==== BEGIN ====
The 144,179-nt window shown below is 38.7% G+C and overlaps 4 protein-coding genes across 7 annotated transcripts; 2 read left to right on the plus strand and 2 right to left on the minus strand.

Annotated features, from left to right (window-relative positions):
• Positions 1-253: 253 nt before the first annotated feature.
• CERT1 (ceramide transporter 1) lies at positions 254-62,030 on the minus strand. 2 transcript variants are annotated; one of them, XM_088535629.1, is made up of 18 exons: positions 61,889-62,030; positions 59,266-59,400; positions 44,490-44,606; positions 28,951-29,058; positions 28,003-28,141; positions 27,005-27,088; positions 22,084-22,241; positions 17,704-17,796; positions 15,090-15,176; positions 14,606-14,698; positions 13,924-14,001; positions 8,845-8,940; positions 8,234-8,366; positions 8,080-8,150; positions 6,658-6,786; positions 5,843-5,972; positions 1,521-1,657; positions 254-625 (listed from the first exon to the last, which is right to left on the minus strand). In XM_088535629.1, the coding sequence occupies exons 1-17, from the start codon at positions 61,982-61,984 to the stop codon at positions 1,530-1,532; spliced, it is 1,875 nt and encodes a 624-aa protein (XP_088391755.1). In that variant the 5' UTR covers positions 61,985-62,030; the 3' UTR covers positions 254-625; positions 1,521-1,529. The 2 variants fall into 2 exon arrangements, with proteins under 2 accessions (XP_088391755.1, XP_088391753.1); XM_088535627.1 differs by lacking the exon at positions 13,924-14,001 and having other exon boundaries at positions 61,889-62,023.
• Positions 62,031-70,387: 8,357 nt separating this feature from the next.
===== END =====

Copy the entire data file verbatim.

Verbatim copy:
The 144,179-nt window shown below is 38.7% G+C and overlaps 4 protein-coding genes across 7 annotated transcripts; 2 read left to right on the plus strand and 2 right to left on the minus strand.

Annotated features, from left to right (window-relative positions):
• Positions 1-253: 253 nt before the first annotated feature.
• CERT1 (ceramide transporter 1) lies at positions 254-62,030 on the minus strand. 2 transcript variants are annotated; one of them, XM_088535629.1, is made up of 18 exons: positions 61,889-62,030; positions 59,266-59,400; positions 44,490-44,606; positions 28,951-29,058; positions 28,003-28,141; positions 27,005-27,088; positions 22,084-22,241; positions 17,704-17,796; positions 15,090-15,176; positions 14,606-14,698; positions 13,924-14,001; positions 8,845-8,940; positions 8,234-8,366; positions 8,080-8,150; positions 6,658-6,786; positions 5,843-5,972; positions 1,521-1,657; positions 254-625 (listed from the first exon to the last, which is right to left on the minus strand). In XM_088535629.1, the coding sequence occupies exons 1-17, from the start codon at positions 61,982-61,984 to the stop codon at positions 1,530-1,532; spliced, it is 1,875 nt and encodes a 624-aa protein (XP_088391755.1). In that variant the 5' UTR covers positions 61,985-62,030; the 3' UTR covers positions 254-625; positions 1,521-1,529. The 2 variants fall into 2 exon arrangements, with proteins under 2 accessions (XP_088391755.1, XP_088391753.1); XM_088535627.1 differs by lacking the exon at positions 13,924-14,001 and having other exon boundaries at positions 61,889-62,023.
• Positions 62,031-70,387: 8,357 nt separating this feature from the next.